HORICON - Summing up first impressions gleaned during visits to Horicon by a pair of teams from Seymour on Oct. 9 and 13, Jim Resick said "You have some real human capacity to get things
Outagamie County Community Development Educator Resick also said, "The glue that holds a community together is not brick and mortar. It is how well people work together."
Resick was one of four Seymour team members who spoke at the town hall meeting Thursday night hosted by the Horicon Phoenix Program. The team was part of "First Impressions," a program for community assessment and improvement.
Areas covered by the team of retired mayor Harold Pingel, city council member Colleen Sutherland and retired school district administrator William Loasching, included community entrances, housing and residential, education and schools, health care, downtown business and buildings, positives and challenges, other shopping areas, and industrial and local economy.
The team also looked at professional services, tourism potential, and public services and infrastructure.
Pingel pointed out that all had expected to see more tourism because of the marsh, more industry and a larger school system.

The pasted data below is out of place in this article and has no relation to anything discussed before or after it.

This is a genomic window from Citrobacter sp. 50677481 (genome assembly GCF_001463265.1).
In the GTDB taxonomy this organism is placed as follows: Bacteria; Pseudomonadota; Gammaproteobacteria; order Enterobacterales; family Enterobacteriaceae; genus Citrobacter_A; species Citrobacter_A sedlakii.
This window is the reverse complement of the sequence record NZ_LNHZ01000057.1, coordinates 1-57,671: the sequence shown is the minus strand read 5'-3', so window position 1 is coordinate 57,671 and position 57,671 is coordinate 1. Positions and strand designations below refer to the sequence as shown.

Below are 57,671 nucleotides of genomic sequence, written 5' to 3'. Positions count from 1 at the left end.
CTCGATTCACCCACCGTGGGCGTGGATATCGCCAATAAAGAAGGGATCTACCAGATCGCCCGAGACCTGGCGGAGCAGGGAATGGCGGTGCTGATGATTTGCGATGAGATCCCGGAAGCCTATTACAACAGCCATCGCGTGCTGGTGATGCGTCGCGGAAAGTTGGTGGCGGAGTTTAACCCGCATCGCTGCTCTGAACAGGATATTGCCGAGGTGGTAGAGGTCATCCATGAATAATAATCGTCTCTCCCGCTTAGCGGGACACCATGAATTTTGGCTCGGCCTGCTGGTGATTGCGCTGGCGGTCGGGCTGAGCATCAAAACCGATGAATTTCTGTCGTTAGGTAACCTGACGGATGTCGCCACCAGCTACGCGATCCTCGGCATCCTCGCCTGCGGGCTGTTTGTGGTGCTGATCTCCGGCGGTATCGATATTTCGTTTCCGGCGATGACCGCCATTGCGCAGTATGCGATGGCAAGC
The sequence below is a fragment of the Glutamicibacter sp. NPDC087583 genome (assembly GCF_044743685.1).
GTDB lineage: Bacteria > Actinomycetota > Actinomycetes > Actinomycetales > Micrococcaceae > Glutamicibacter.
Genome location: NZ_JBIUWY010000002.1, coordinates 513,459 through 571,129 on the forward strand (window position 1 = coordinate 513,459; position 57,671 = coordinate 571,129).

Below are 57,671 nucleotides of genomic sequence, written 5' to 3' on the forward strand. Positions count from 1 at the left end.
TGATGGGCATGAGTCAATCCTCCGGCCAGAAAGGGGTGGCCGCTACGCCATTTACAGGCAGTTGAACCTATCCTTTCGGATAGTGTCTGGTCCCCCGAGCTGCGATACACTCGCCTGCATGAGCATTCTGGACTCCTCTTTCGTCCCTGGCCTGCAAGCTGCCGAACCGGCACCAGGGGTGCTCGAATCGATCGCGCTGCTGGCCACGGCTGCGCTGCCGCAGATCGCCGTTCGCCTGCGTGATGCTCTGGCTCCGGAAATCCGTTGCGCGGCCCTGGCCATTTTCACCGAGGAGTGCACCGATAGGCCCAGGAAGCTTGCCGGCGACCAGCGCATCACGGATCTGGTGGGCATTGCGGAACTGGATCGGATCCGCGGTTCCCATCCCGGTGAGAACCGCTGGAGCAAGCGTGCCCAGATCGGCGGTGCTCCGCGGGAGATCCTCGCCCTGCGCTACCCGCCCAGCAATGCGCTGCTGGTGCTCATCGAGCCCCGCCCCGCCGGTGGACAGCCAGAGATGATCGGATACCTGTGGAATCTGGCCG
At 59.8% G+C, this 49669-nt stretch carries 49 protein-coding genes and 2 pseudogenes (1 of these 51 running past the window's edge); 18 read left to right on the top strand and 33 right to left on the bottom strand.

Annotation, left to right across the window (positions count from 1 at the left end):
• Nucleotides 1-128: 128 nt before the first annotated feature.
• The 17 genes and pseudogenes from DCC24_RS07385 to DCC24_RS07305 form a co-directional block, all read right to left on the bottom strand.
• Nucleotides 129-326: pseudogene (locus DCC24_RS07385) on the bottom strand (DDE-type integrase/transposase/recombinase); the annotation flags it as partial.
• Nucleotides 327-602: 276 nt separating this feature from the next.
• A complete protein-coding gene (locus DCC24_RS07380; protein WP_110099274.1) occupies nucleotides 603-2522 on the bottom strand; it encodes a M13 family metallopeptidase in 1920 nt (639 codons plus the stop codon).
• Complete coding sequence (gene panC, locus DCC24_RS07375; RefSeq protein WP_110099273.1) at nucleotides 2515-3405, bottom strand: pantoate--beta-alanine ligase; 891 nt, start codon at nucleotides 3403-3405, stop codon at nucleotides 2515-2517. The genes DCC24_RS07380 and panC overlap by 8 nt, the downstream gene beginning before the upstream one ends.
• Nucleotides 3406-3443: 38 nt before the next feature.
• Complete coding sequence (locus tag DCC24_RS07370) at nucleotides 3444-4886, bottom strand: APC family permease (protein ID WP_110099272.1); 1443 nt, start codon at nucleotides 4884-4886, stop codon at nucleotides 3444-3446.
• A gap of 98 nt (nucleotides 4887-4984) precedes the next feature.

"The downtown is very undesirable. It is busy and noisy with lots of truck traffic. There is a lack of retail offerings and no grocery store," the group reported. "There is a lot of traffic on Highway 33, but very little of it stops in Horicon. We would expect some attractive specialty shops as well as clean, neat service stores," the report went o.
Sutherland said, "You have a motel and campgrounds, a water park and a golf course. And you have tourism potential with the new education center. Get people into Horicon."
Commenting on positives about Horicon, Loasching cited the Horicon Marsh, the industrial base, the friendly attitudes of residents, the outstanding public library, the Rock River and the parks.
"Tourism is important. You have to figure how to capture it. You have community pride and support. You all want to do something, but don't know what to do," Loasching said.
Although the visitors from Seymour liked the Marsh and the Rock River, they said they did not think that would be enough to have people move to Horicon.
"Horicon is not a place for young families. There is no shopping, no movie theater and no entertainment. The parks are nice. Would a senior citizen locate in Horicon? No. There is no transportation, no grocery store and not enough basic stores and medical care."
The recommendations of the team members as outlined by Loasching, was to try to recreate the downtown.
"Buy the empty stores. If all those people work toward the same goal, it is going to be positive. It may not be what everybody wants, but it is a step forward. If your average age keeps increasing, it is not going to be good. You have to bring young people in. You have to change into the kind of community people want."